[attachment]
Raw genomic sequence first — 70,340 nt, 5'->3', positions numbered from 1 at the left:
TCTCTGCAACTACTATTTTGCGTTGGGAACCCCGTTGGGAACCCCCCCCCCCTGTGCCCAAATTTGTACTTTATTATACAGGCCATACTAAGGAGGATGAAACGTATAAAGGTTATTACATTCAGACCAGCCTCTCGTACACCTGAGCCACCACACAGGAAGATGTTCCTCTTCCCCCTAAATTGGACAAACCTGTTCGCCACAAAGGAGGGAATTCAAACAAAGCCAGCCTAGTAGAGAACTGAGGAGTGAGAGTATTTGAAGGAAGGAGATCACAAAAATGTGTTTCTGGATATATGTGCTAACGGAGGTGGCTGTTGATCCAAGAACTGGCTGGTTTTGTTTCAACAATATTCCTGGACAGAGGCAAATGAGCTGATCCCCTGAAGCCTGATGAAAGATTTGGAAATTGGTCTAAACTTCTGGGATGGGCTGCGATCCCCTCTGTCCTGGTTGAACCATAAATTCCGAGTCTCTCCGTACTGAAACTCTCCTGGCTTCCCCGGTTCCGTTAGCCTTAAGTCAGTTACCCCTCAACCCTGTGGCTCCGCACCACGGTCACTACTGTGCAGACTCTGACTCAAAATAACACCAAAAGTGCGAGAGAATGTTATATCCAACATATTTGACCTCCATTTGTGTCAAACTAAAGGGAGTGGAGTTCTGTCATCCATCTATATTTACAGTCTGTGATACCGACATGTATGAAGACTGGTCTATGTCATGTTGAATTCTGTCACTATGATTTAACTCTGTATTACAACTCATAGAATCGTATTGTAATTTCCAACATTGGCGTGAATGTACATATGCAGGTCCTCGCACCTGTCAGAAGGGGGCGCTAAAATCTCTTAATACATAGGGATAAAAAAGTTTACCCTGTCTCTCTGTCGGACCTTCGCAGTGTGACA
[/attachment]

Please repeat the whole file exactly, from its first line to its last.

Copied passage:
Raw genomic sequence first — 70,340 nt, 5'->3', positions numbered from 1 at the left:
TCTCTGCAACTACTATTTTGCGTTGGGAACCCCGTTGGGAACCCCCCCCCCCTGTGCCCAAATTTGTACTTTATTATACAGGCCATACTAAGGAGGATGAAACGTATAAAGGTTATTACATTCAGACCAGCCTCTCGTACACCTGAGCCACCACACAGGAAGATGTTCCTCTTCCCCCTAAATTGGACAAACCTGTTCGCCACAAAGGAGGGAATTCAAACAAAGCCAGCCTAGTAGAGAACTGAGGAGTGAGAGTATTTGAAGGAAGGAGATCACAAAAATGTGTTTCTGGATATATGTGCTAACGGAGGTGGCTGTTGATCCAAGAACTGGCTGGTTTTGTTTCAACAATATTCCTGGACAGAGGCAAATGAGCTGATCCCCTGAAGCCTGATGAAAGATTTGGAAATTGGTCTAAACTTCTGGGATGGGCTGCGATCCCCTCTGTCCTGGTTGAACCATAAATTCCGAGTCTCTCCGTACTGAAACTCTCCTGGCTTCCCCGGTTCCGTTAGCCTTAAGTCAGTTACCCCTCAACCCTGTGGCTCCGCACCACGGTCACTACTGTGCAGACTCTGACTCAAAATAACACCAAAAGTGCGAGAGAATGTTATATCCAACATATTTGACCTCCATTTGTGTCAAACTAAAGGGAGTGGAGTTCTGTCATCCATCTATATTTACAGTCTGTGATACCGACATGTATGAAGACTGGTCTATGTCATGTTGAATTCTGTCACTATGATTTAACTCTGTATTACAACTCATAGAATCGTATTGTAATTTCCAACATTGGCGTGAATGTACATATGCAGGTCCTCGCACCTGTCAGAAGGGGGCGCTAAAATCTCTTAATACATAGGGATAAAAAAGTTTACCCTGTCTCTCTGTCGGACCTTCGCAGTGTGACA